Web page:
As we continue our journey with Evagrius by means of The Praktikos we will meet this idea again and again. We will have many more opportunities to delve deeper into these teachings and how we can live them.

Fr. Gregory Wasen

Praktikos 1-3


The Praktikos is perhaps one of the most famous and popular works of Evagrius of Pontus. There are good reasons for this. Evagrius writes in such a way that engagement with his books can sustain steady spiritual growth over a very long time. To really “read” one of Evagrius’ works is to receive spiritual guidance from one of the Church’s most accomplished spiritual masters of all time. The failure to receive guidance from Evagrius is not usually on his part but on ours. To receive spiritual guidance for spiritual growth one needs to learn to “listen” and it is precisely this listening that is so fundamental to the Father of Western Monasticism: Benedict of Nursia. Let us, whether monastics or not, listen to Evagrius.

Praktikos 1 – 3

The online translation of Evagrius’ Praktikos by Fr. Luke Dysinger Osb translates the first three “chapters” or “sentences” as follows:

  1. CHRISTIANITY is the teaching of our Savior Christ consisting of [:] ascetical practice, the [contemplation of] nature, and theology.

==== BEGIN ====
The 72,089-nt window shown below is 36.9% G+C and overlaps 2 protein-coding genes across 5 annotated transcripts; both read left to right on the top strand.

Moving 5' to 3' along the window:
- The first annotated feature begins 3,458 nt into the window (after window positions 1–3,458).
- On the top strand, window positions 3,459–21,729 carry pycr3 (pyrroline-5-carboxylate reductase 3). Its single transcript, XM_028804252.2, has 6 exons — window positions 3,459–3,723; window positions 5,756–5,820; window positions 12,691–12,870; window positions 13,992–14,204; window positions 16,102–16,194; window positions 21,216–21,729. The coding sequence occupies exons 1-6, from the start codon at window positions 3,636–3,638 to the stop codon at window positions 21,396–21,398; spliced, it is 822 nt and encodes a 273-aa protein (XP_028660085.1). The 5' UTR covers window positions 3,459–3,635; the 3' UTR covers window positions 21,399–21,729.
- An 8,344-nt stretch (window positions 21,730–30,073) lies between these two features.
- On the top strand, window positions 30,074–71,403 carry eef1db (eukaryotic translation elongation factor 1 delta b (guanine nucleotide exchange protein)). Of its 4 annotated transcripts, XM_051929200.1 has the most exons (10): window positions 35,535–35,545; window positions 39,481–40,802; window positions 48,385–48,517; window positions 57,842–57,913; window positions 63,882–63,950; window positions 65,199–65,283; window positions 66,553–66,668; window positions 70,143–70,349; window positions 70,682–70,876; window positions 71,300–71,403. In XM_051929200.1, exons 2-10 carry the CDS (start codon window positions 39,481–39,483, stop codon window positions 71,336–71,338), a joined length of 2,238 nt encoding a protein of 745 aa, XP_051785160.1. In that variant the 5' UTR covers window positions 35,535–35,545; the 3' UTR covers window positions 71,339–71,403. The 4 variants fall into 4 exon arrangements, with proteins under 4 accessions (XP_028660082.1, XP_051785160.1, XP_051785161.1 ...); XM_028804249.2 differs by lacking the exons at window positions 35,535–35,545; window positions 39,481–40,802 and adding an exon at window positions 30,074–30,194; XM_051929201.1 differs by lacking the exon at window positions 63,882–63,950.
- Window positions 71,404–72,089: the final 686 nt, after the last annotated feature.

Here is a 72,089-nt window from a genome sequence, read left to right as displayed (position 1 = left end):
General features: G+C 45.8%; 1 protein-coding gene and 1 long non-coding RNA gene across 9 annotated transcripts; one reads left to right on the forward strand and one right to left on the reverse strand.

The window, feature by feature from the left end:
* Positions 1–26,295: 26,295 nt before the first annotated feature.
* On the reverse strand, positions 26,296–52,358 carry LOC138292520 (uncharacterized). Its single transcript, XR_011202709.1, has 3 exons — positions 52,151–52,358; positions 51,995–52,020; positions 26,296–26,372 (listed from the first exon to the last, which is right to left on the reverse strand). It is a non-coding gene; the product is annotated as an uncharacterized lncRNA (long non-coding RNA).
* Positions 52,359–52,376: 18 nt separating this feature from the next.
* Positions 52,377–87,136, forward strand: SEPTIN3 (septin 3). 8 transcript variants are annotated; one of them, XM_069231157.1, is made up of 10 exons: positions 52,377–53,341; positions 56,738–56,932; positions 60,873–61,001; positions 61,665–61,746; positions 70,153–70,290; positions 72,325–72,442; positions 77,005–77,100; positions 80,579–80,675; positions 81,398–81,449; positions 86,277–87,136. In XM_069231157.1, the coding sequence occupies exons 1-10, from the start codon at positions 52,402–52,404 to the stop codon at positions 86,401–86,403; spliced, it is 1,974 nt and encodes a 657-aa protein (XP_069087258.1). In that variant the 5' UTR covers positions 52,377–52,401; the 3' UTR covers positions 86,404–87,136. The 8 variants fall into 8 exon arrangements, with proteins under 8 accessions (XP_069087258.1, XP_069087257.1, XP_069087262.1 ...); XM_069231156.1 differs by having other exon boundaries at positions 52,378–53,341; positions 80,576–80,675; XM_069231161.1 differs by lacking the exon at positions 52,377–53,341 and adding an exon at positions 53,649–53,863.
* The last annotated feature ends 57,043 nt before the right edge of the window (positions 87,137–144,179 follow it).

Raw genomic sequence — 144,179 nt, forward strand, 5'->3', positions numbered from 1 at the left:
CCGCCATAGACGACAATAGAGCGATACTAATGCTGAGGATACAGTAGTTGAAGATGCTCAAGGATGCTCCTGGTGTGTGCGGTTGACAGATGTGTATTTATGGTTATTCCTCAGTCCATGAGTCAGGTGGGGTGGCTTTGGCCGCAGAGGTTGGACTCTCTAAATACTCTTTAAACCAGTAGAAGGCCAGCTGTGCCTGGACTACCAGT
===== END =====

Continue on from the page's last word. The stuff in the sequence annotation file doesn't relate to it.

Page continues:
2. THE Kingdom of Heaven is apatheia (dispassion) of the soul together with true knowledge of beings.

  3. THE Kingdom of God is knowledge of the Holy Trinity, coextensive with the capacity of the nous (mind/intellect) but surpassing it in incorruptibility.

The first thing to notice is that even though Evagrius begins this book with three definitions he does not offer a definition of praktike. In other words he declines to define the primary subject – after which the book is named – of the book. This is an interesting move and should not go unnoticed. In writing a book on spiritual issues it would have made sense to allow your readers to gain some grasp of your point of view by defining how your book will treat and look at the subject. It would make sense to establish clear limits so your readers have a well defined frame of reference within which they can begin to understand the message your book is trying to get across.